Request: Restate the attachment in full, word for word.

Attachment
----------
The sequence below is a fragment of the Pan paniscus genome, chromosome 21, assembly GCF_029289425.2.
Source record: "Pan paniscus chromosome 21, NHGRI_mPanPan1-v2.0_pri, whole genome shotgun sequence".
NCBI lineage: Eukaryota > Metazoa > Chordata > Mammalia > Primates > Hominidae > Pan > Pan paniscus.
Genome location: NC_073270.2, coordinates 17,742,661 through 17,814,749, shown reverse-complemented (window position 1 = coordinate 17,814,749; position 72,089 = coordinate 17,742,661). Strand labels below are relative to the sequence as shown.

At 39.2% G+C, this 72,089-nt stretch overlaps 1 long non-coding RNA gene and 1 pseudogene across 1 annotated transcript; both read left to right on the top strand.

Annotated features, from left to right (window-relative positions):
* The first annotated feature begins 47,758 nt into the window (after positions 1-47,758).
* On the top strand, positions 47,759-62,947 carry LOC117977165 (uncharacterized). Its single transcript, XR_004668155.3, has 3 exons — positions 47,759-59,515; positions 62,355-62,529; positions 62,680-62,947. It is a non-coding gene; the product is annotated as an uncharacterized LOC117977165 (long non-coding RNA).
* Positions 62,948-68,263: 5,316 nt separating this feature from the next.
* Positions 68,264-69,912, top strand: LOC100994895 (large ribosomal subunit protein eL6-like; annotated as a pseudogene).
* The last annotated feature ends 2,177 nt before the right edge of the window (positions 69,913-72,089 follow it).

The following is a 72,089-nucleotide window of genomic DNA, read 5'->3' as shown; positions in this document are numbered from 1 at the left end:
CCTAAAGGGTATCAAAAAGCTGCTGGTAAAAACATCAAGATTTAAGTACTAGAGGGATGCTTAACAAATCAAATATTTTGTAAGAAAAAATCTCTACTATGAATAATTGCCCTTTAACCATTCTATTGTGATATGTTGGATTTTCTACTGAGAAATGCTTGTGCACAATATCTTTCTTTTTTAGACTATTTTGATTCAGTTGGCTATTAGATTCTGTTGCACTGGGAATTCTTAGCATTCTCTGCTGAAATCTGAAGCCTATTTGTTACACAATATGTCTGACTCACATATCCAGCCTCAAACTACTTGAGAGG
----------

The sequence below is a fragment of the Pan paniscus genome, chromosome 21, assembly GCF_029289425.2.
Source record: "Pan paniscus chromosome 21, NHGRI_mPanPan1-v2.0_pri, whole genome shotgun sequence".
NCBI lineage: Eukaryota > Metazoa > Chordata > Mammalia > Primates > Hominidae > Pan > Pan paniscus.
Genome location: NC_073270.2, coordinates 17,742,661 through 17,814,749, shown reverse-complemented (window position 1 = coordinate 17,814,749; position 72,089 = coordinate 17,742,661). Strand labels below are relative to the sequence as shown.

At 39.2% G+C, this 72,089-nt stretch overlaps 1 long non-coding RNA gene and 1 pseudogene across 1 annotated transcript; both read left to right on the top strand.

Annotated features, from left to right (window-relative positions):
* The first annotated feature begins 47,758 nt into the window (after positions 1-47,758).
* On the top strand, positions 47,759-62,947 carry LOC117977165 (uncharacterized). Its single transcript, XR_004668155.3, has 3 exons — positions 47,759-59,515; positions 62,355-62,529; positions 62,680-62,947. It is a non-coding gene; the product is annotated as an uncharacterized LOC117977165 (long non-coding RNA).
* Positions 62,948-68,263: 5,316 nt separating this feature from the next.
* Positions 68,264-69,912, top strand: LOC100994895 (large ribosomal subunit protein eL6-like; annotated as a pseudogene).
* The last annotated feature ends 2,177 nt before the right edge of the window (positions 69,913-72,089 follow it).

The following is a 72,089-nucleotide window of genomic DNA, read 5'->3' as shown; positions in this document are numbered from 1 at the left end:
CCTAAAGGGTATCAAAAAGCTGCTGGTAAAAACATCAAGATTTAAGTACTAGAGGGATGCTTAACAAATCAAATATTTTGTAAGAAAAAATCTCTACTATGAATAATTGCCCTTTAACCATTCTATTGTGATATGTTGGATTTTCTACTGAGAAATGCTTGTGCACAATATCTTTCTTTTTTAGACTATTTTGATTCAGTTGGCTATTAGATTCTGTTGCACTGGGAATTCTTAGCATTCTCTGCTGAAATCTGAAGCCTATTTGTTACACAATATGTCTGACTCACATATCCAGCCTCAAACTACTTGAGAGG